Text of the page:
Toyota RAV4 in Franz, Ontario.

Ah, nothing as impulsive as a man when it comes to cars. Or is it that I grew older and my priorities changed? Or is it simply because cars evolve? Any dreams of Explorers, first gen RAVs and Outback Subies were wiped away a few years ago when the Hertz employee handed me the keys of the most recent generation RAV4. I instantly fell in love with that car. The ergonomics, the ride, the quality, it is to me an ultimate boy toy. I want one. I need one. Ah well, a dream is a dream. American RAVs differ from Euro RAVs, because a longer wheelbase offers more cabin space, and we do not get the 2.4 engine. And the window sticker is out of my league. Importing one would even be more costly I fear. Maybe it better stays a dream then. Because, after all, it is a SUV at heart, and isn’t it politically totally incorrect to drive one these days because of its CO2 emissions? So, better leave it as a perfect American train chaser, and focus on miserly hybrid econoboxes. Hurray.


  1. I'll have to admit that I did end up enjoying the Suburban my father rented a couple of weeks ago.

    I expected to hate everything about it - big, cumbersome, ungainly, wasteful, inefficient - but I actually kind of wanted one. Once I got used to the size, all the acres of space inside were really nice, like a mobile living room. The big squishy seats, giant steering wheel, and grumbly, powerful V8 were such an interesting departure from the dull, efficient, and not-masculine-at-all CamCord sedans of everyday life.

    In a fantasy world where gas, space, and political correctness were all nonexistent, I would quite like to have one as well.

  2. And all those big SUV's have one major advantage over normal rental cars: you blend in with the native Americans very well. They don't even notice you're a tourist...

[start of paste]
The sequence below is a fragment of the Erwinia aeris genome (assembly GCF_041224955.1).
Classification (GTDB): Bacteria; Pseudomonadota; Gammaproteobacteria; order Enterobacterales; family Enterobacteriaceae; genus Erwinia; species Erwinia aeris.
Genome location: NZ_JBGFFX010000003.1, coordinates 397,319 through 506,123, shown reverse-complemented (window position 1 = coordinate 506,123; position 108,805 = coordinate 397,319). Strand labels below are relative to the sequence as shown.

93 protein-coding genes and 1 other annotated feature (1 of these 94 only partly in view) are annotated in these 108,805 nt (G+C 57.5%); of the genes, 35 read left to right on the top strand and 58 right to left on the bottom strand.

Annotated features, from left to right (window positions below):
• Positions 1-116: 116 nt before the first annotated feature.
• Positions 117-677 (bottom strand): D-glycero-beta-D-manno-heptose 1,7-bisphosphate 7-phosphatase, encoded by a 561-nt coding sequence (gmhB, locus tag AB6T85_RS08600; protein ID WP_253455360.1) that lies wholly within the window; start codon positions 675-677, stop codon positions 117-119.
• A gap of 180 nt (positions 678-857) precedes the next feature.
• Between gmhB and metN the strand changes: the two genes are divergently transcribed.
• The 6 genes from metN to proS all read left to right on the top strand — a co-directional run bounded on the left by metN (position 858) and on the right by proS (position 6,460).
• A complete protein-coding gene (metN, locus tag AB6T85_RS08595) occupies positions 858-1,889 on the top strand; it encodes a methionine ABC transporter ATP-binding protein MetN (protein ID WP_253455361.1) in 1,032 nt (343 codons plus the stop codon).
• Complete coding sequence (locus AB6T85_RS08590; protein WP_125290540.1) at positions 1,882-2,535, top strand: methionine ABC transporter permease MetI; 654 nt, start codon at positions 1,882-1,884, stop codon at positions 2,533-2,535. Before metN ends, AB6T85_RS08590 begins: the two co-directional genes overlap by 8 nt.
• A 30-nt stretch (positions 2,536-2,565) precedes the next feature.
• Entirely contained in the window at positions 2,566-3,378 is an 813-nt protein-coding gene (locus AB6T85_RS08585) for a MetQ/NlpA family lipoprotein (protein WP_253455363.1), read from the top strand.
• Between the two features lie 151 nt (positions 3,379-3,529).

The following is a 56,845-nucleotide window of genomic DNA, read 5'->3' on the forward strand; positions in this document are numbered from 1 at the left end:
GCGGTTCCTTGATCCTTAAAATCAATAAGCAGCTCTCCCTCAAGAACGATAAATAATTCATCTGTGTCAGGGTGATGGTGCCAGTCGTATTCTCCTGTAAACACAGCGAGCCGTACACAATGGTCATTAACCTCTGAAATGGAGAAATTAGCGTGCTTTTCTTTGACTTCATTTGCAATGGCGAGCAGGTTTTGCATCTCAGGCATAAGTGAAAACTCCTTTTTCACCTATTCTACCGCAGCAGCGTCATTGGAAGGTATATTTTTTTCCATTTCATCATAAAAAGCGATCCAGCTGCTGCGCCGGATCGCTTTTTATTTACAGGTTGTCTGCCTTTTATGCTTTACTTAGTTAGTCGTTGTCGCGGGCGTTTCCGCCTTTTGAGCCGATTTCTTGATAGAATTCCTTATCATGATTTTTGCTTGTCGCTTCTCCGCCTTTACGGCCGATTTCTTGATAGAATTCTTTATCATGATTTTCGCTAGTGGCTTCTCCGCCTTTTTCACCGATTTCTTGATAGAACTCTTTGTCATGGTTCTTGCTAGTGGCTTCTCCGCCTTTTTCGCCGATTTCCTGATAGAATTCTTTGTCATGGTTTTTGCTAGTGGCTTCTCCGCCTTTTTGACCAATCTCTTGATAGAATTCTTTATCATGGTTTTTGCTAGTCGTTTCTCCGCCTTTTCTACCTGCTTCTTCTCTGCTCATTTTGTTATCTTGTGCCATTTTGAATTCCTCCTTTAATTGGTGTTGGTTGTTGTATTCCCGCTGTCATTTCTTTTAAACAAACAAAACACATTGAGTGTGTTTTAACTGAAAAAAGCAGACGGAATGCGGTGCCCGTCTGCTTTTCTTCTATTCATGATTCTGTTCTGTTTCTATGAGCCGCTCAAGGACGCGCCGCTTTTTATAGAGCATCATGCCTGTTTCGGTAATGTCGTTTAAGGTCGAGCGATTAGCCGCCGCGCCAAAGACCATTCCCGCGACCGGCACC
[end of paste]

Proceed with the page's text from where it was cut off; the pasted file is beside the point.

I have to agree the Outback and the RAV4 are very nice cars. Too bad they're too expensive over here. And unfortunately we don't have any real mountains here too...

  3. I can see why you would like the Explorer. Not my first choice, though. If I was to buy an American off roader, I would go for a Chevy Tahoe or full sized Blazer. I always liked them for some reason. Not really a fan of the Suburban. Too much like a school bus for me. It is odd that I like the Tahoe though, as I generally prefer small cars. I miss my MINI sometimes. I can not zip in and out of traffic as well in my car now. And parking the MINI was quite a bit easier too. There are hybrid SUV's out there with more being introduced every year. Maybe your dream of an SUV while being politically correct is not as much of a dream as you think?

  4. When traveling over the Gravely Range Road I remember meeting a bicyclist who had spent the night under the blue sky. He didn't have any water and had melted some snow to drink. As the mountain road was very steep, he asked if we could take him for a ride. There were some sixpacks of water in the back of the car, but strangely enough we forgot to offer him a bottle of fresh water... The bicyclist left the car near the end of the Gravely Range Road.
    We continued our travels to Ennis, MT. The scenery was awesome. MT is one of the prettiest states in the entire US.